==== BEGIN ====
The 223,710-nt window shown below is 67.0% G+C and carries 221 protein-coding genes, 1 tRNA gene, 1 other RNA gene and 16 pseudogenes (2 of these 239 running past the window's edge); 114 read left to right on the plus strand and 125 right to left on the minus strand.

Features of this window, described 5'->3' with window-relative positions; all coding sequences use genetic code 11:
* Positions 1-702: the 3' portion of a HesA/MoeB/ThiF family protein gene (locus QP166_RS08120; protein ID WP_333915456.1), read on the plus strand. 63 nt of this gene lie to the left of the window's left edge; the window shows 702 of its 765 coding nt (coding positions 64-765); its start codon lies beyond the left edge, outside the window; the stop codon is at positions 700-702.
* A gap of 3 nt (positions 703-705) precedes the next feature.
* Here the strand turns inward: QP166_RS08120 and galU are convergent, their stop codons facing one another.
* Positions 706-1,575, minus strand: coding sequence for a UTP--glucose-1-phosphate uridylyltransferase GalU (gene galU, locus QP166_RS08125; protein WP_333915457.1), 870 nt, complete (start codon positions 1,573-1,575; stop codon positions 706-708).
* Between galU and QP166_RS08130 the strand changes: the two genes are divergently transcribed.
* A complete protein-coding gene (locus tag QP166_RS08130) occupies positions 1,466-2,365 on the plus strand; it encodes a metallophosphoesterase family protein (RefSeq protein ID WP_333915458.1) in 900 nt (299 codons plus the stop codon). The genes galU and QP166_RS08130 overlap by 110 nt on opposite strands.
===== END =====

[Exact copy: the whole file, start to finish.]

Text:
The 223,710-nt window shown below is 67.0% G+C and carries 221 protein-coding genes, 1 tRNA gene, 1 other RNA gene and 16 pseudogenes (2 of these 239 running past the window's edge); 114 read left to right on the plus strand and 125 right to left on the minus strand.

Features of this window, described 5'->3' with window-relative positions; all coding sequences use genetic code 11:
* Positions 1-702: the 3' portion of a HesA/MoeB/ThiF family protein gene (locus QP166_RS08120; protein ID WP_333915456.1), read on the plus strand. 63 nt of this gene lie to the left of the window's left edge; the window shows 702 of its 765 coding nt (coding positions 64-765); its start codon lies beyond the left edge, outside the window; the stop codon is at positions 700-702.
* A gap of 3 nt (positions 703-705) precedes the next feature.
* Here the strand turns inward: QP166_RS08120 and galU are convergent, their stop codons facing one another.
* Positions 706-1,575, minus strand: coding sequence for a UTP--glucose-1-phosphate uridylyltransferase GalU (gene galU, locus QP166_RS08125; protein WP_333915457.1), 870 nt, complete (start codon positions 1,573-1,575; stop codon positions 706-708).
* Between galU and QP166_RS08130 the strand changes: the two genes are divergently transcribed.
* A complete protein-coding gene (locus tag QP166_RS08130) occupies positions 1,466-2,365 on the plus strand; it encodes a metallophosphoesterase family protein (RefSeq protein ID WP_333915458.1) in 900 nt (299 codons plus the stop codon). The genes galU and QP166_RS08130 overlap by 110 nt on opposite strands.